A new dress code restricts the growth of a Uyghur beard for all government workers in Kashgar, a Silk Road town in China’s largest province of China. The people it affects the most are the Uyghurs, and the question everybody is asking is: Is this fair?
I used to work at a summer sports camp years ago named Kanakuk that required strict dress code for its employees, a code which they referred to as the “All-American Look”. Clean shaven, managed hair, no jewelry for men…you get the picture. Now I know that there are plenty of people who would find that discriminating, however I was aware of their requirements when I sought employment and I was perfectly content complying. It was just part of the job.
I thought about that camp today while reading the news. An article on RFA highlights a new point of contention in the always restless (although not necessarily dangerous) region of Kashgar. Here are the hairy details (pun…intended):
Authorities in China’s westernmost city of Kashgar are stepping up pressure on government employees to go clean-shaven, and the city’s large ethnic Uyghur population, whose adult males overwhelmingly sport moustaches, aren’t happy about it, residents say.
Say Goodbye to the Uyghur Beard
In other words, the Kashgar government has instituted a strict “All-Chinese Look” in an area where minorities are actually the majority. Not everybody has to shave, mind you, just the state employees. It might be good to note that Chinese are notorious for being unable to grow good facial hair.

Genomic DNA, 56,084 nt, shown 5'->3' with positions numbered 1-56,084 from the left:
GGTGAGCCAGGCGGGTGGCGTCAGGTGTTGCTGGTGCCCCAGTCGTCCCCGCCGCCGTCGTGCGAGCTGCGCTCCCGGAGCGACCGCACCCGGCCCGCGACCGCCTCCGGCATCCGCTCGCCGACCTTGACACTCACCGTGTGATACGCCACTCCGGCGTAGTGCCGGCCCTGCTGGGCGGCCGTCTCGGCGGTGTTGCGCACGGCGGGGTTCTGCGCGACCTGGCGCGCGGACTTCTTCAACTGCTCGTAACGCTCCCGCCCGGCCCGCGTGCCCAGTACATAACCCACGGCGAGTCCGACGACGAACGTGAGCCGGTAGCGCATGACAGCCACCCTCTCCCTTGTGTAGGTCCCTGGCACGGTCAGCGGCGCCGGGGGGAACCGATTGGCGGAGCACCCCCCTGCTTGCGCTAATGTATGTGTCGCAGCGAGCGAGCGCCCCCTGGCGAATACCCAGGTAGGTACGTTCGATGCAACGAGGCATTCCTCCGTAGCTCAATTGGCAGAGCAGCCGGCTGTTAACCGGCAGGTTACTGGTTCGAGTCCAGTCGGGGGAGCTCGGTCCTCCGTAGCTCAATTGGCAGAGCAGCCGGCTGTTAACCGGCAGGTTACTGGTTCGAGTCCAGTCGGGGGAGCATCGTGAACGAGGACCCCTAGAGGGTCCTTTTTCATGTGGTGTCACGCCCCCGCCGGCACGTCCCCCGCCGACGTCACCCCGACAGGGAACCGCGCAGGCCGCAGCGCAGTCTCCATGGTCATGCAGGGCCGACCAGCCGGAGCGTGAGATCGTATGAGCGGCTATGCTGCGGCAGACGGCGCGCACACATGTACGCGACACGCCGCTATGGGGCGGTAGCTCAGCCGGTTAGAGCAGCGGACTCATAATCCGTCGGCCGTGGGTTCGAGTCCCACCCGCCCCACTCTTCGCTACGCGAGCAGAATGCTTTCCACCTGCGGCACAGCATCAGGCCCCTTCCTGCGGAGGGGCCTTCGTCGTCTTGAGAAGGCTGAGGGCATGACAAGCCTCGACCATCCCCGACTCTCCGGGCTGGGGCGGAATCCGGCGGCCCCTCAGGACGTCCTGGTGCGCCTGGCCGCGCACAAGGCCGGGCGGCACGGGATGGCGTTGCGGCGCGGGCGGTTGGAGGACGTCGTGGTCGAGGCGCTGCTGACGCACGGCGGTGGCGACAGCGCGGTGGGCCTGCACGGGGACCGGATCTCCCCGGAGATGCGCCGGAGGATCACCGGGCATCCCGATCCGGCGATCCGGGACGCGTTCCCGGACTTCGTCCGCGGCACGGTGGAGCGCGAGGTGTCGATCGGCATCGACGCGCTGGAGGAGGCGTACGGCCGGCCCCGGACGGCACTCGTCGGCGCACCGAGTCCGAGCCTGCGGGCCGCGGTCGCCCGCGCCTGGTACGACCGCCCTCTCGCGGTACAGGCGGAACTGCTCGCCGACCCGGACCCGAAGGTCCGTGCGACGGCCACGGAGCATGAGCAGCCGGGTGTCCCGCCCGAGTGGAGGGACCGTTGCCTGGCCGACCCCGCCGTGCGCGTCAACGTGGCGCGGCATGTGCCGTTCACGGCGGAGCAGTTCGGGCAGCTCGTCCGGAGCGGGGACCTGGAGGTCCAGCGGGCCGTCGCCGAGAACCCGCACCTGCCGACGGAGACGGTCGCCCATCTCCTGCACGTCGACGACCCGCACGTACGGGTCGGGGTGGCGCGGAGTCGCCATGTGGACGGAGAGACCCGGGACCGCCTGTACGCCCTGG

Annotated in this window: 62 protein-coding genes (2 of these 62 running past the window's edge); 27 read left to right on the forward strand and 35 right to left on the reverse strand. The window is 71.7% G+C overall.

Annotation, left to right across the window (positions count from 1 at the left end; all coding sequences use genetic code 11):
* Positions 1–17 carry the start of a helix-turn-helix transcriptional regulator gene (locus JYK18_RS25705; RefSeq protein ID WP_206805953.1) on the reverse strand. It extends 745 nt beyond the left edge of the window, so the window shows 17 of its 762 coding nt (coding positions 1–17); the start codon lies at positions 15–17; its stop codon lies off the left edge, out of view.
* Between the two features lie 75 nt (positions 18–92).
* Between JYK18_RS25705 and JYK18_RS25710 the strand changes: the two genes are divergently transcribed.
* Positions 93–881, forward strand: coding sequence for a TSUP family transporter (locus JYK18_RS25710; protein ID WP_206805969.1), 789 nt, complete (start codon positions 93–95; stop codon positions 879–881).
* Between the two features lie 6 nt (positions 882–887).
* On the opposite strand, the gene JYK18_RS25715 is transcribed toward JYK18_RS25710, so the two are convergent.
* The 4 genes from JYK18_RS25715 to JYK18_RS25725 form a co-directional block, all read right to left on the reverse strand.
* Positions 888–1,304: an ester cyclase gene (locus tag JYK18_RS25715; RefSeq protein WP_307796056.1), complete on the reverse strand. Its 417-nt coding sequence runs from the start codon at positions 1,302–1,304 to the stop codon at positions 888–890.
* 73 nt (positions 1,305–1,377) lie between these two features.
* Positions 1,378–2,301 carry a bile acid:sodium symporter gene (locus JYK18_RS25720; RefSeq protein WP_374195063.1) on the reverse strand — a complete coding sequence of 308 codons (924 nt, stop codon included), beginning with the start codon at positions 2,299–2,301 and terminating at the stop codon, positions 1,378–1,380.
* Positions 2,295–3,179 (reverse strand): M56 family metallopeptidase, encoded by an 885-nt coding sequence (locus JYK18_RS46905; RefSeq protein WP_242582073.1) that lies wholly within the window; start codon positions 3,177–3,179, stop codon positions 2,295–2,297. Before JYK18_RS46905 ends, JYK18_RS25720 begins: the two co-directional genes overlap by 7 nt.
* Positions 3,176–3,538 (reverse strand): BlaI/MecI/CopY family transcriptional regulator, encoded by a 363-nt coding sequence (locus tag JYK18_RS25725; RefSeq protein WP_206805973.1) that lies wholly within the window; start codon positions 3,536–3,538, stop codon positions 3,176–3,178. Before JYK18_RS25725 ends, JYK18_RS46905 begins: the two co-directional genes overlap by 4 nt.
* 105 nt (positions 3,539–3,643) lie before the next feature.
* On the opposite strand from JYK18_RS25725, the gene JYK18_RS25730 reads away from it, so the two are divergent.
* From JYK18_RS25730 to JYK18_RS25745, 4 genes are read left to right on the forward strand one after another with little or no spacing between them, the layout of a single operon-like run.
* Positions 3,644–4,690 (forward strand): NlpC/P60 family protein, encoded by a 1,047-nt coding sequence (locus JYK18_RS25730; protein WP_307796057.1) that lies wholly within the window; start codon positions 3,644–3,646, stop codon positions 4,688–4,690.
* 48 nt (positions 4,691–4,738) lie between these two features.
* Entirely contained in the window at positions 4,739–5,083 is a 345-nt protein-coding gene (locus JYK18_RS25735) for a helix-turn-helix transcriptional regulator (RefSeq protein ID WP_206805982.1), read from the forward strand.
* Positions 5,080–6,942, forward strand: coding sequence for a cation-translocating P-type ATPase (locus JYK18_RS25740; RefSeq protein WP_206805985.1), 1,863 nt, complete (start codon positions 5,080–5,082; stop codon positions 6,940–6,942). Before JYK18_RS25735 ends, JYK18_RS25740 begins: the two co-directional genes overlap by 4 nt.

I admit I’m having to take some time to think about this one! It seems unfair and discriminatory, yet I didn’t blink an eye when it was happening in America. What’s the difference and do these people have a right to complain?
Here’s my quick take on it all: there are quite a few people who wouldn’t want to be subjected to the dress code enforced by the camp I worked at, but I would venture to guess that most of those people aren’t the types that should be working there anyway. It sounds unfair, but some people have to go to work in a tie and suit or they get fired. As long as these requirements are outlined and agreed upon beforehand, what’s the difference?
Along that same train of thought, I have no problem with a city government asking for a specific dress code to be upheld – as long as it is outlined and agreed upon by all parties beforehand. I can’t make a judgment on whether or not that is the case here, as the person interviewed in the RFA article has a distinctly Uyghur name (“Tohti”), but I do have my doubts. Controls have obviously been put in place in this area for a while now, and while this could be another one, it could just as easily be a government that wants its employees to look clean shaven.